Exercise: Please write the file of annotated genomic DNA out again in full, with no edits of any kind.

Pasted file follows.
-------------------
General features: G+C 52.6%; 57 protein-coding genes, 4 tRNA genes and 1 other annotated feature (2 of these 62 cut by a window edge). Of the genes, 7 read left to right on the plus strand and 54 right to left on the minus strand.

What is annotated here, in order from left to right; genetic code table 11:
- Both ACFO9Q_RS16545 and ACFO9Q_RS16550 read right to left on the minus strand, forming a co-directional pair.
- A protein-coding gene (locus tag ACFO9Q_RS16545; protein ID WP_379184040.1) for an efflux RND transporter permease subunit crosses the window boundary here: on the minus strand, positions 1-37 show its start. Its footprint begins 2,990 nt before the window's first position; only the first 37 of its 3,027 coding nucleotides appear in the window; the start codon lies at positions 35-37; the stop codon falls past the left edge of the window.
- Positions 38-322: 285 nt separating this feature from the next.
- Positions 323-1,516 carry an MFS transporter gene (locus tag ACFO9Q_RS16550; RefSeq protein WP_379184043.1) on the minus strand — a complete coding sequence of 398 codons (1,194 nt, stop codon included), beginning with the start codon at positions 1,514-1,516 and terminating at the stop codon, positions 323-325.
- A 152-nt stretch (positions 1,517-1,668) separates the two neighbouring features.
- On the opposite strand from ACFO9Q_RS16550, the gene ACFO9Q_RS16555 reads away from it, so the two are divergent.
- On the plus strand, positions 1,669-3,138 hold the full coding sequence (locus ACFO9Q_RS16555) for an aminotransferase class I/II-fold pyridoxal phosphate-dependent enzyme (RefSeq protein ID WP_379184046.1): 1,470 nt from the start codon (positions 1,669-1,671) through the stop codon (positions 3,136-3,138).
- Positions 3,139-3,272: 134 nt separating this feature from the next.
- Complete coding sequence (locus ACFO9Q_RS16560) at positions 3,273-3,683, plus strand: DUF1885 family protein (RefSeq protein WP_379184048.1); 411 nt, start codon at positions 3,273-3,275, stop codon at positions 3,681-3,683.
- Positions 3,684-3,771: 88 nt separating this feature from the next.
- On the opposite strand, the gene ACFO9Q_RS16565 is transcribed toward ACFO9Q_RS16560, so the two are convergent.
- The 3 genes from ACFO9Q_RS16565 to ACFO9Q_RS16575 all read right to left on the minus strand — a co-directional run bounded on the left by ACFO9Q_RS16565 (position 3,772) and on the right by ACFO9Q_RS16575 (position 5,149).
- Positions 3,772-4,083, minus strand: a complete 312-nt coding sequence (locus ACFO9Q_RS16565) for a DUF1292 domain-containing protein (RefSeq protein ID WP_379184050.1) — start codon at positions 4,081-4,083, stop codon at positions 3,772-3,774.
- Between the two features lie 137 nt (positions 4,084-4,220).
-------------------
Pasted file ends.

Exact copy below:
General features: G+C 52.6%; 57 protein-coding genes, 4 tRNA genes and 1 other annotated feature (2 of these 62 cut by a window edge). Of the genes, 7 read left to right on the plus strand and 54 right to left on the minus strand.

What is annotated here, in order from left to right; genetic code table 11:
- Both ACFO9Q_RS16545 and ACFO9Q_RS16550 read right to left on the minus strand, forming a co-directional pair.
- A protein-coding gene (locus tag ACFO9Q_RS16545; protein ID WP_379184040.1) for an efflux RND transporter permease subunit crosses the window boundary here: on the minus strand, positions 1-37 show its start. Its footprint begins 2,990 nt before the window's first position; only the first 37 of its 3,027 coding nucleotides appear in the window; the start codon lies at positions 35-37; the stop codon falls past the left edge of the window.
- Positions 38-322: 285 nt separating this feature from the next.
- Positions 323-1,516 carry an MFS transporter gene (locus tag ACFO9Q_RS16550; RefSeq protein WP_379184043.1) on the minus strand — a complete coding sequence of 398 codons (1,194 nt, stop codon included), beginning with the start codon at positions 1,514-1,516 and terminating at the stop codon, positions 323-325.
- A 152-nt stretch (positions 1,517-1,668) separates the two neighbouring features.
- On the opposite strand from ACFO9Q_RS16550, the gene ACFO9Q_RS16555 reads away from it, so the two are divergent.
- On the plus strand, positions 1,669-3,138 hold the full coding sequence (locus ACFO9Q_RS16555) for an aminotransferase class I/II-fold pyridoxal phosphate-dependent enzyme (RefSeq protein ID WP_379184046.1): 1,470 nt from the start codon (positions 1,669-1,671) through the stop codon (positions 3,136-3,138).
- Positions 3,139-3,272: 134 nt separating this feature from the next.
- Complete coding sequence (locus ACFO9Q_RS16560) at positions 3,273-3,683, plus strand: DUF1885 family protein (RefSeq protein WP_379184048.1); 411 nt, start codon at positions 3,273-3,275, stop codon at positions 3,681-3,683.
- Positions 3,684-3,771: 88 nt separating this feature from the next.
- On the opposite strand, the gene ACFO9Q_RS16565 is transcribed toward ACFO9Q_RS16560, so the two are convergent.
- The 3 genes from ACFO9Q_RS16565 to ACFO9Q_RS16575 all read right to left on the minus strand — a co-directional run bounded on the left by ACFO9Q_RS16565 (position 3,772) and on the right by ACFO9Q_RS16575 (position 5,149).
- Positions 3,772-4,083, minus strand: a complete 312-nt coding sequence (locus ACFO9Q_RS16565) for a DUF1292 domain-containing protein (RefSeq protein ID WP_379184050.1) — start codon at positions 4,081-4,083, stop codon at positions 3,772-3,774.
- Between the two features lie 137 nt (positions 4,084-4,220).